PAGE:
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OPEN HAND STRIKING V'S PUNCHING WHICH IS BEST?

No matter what style of martial arts a person studies, the question which are more effective, open hand strikes or punches? is always encountered. When involved in serious situations, people tend to resort to wild punching, even experienced martial artists! Have you ever thought why? The answer lies in the way most people are brought up.

1) Boxing has always had a lot more coverage than martial arts, therefore a Childs first experience with competitive fighting is generally boxing.

2) It is instilled in many young boys not to pull hair or slap, as these are said to be female fighting methods, which men' do not use.

3) Slaps or open hand strikes to the face have many more psychological meanings, as opposed to the single meaning behind punches (which is to hurt). Slaps and opened hand strikes are often used to degrade, humiliate, and shock as well as to hurt. Obviously, each type of strike has a situation where they are best employed. Therefore, there is no point in saying that a heel-palm would be better than a punch. This article is not trying to prove that open hand strikes are better than punches in general, although it is showing that in certain situations, open hand strikes are more effective.

As mentioned earlier, psychologically inexperienced martial artists can resort back to flailing of the fists. More aware martial artists can realize in a situation that if their initial subconscious punching is not getting the desired effect, than the less subconscious open hand techniques may be tried (e.g. eye pokes). Well-rounded martial artists use subconscious flurries of open and closed hand strikes.

HEEL-PALMS AND HAND-SWORDS: These are useful to strike with before and during grappling. There is no time or energy wasted by having to open or close hands. If the fingers also claw or poke the eyes simultaneously with the palm strike, then it becomes a very destructive strike. A heel-palm can also be followed by a ripping action. It is also easier to parry when using heel-palms and hand-swords.

SLAPS AND FINGER WHIPS: The effectiveness of these strikes is a result of the psychological reaction. They are not knockout strikes, but they can set up an opponent for defeat a lot faster and more effectively than punches. When I talk about a slap, I mean a full force, heavy-handed palm and five-finger strike that leaves a big red imprint on the opponents face. Slaps freeze the brain from thinking properly for a longer period than punches. When someone receives a proper punch to the face, the brain registers the pain, it knows the face has received a punch, and it understands that this means fight or flight'. All this happens in less than a second, and the decision of what to do or what not to do is put into action. When a person receives a proper slap to the face, the brain registers pain, then confusion. The reasons for this are as follows:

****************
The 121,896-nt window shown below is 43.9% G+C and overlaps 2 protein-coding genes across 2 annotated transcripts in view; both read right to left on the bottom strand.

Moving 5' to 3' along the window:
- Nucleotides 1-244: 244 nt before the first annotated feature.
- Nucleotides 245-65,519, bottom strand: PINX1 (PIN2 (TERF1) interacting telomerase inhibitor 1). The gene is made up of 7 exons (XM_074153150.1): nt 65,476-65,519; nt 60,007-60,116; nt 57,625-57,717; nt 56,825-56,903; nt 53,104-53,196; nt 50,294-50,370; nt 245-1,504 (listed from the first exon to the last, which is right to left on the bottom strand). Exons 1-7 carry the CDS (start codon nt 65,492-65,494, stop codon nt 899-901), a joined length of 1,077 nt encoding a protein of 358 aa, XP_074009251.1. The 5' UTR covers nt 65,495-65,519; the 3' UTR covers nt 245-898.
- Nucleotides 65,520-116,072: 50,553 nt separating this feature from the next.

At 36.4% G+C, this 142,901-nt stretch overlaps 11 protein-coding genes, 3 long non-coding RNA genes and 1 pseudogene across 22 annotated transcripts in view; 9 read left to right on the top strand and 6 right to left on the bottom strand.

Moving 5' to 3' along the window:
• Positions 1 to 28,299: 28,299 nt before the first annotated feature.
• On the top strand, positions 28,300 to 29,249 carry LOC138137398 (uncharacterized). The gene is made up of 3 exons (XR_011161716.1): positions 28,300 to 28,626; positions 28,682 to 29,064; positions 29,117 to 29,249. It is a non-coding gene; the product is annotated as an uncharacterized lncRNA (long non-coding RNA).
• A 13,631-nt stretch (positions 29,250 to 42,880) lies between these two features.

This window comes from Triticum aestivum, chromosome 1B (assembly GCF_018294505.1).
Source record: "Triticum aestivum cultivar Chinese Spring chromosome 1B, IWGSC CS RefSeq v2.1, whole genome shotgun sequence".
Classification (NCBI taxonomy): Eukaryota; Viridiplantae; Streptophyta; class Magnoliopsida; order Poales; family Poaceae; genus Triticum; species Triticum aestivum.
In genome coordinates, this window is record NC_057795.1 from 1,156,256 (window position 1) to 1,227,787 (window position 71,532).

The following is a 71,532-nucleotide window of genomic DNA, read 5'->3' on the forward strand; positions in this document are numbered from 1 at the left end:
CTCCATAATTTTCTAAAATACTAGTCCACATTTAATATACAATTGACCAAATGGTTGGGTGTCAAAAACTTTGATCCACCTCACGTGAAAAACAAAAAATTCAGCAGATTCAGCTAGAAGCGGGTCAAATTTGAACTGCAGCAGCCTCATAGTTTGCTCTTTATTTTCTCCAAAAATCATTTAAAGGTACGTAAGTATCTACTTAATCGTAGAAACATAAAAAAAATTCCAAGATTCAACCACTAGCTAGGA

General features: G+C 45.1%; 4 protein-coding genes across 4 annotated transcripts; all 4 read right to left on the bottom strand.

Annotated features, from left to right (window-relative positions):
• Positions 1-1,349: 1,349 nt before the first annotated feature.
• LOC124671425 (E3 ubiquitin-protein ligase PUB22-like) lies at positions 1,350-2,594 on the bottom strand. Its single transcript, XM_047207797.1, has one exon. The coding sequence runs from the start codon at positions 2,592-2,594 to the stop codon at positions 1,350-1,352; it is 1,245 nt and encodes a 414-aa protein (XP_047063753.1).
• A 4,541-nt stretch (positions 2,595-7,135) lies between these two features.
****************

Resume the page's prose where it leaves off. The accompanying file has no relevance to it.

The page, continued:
1) The type of pain from a very hard slap confuses the brain. Most people know what it feels like to get punched, but few people know what it feels like to be slapped (reasons are mentioned earlier).

2) The situation confuses the brain. The brain may only remember feeling this type of sensation from a parent or a partner (if at all). Thus, it does not immediately relate the feeling to a fight or flight' situation. Once the brain registers the slap as a violent conflict, it immediately registers the fight or flight' response.

EYE POKES, GOUGES, CLAWS ETC.: These lethal strikes need no explanation they are both affective as well as dangerous. If someone threw something at you, you would normally catch it or swat it away. This proves that open-hand manoeuvres are more natural and precede a closed hand response. Also, 90 percent of daily tasks are performed with open hands. The best way to practice practical open hand strikes, is not with set techniques and forms, but instead to spontaneously incorporate them into shadow boxing'. You can also try, shadow boxing with only open hand strikes. Remember, physical situations are not set. The more versatile you are and the more options you have, the better.

By Robert Devane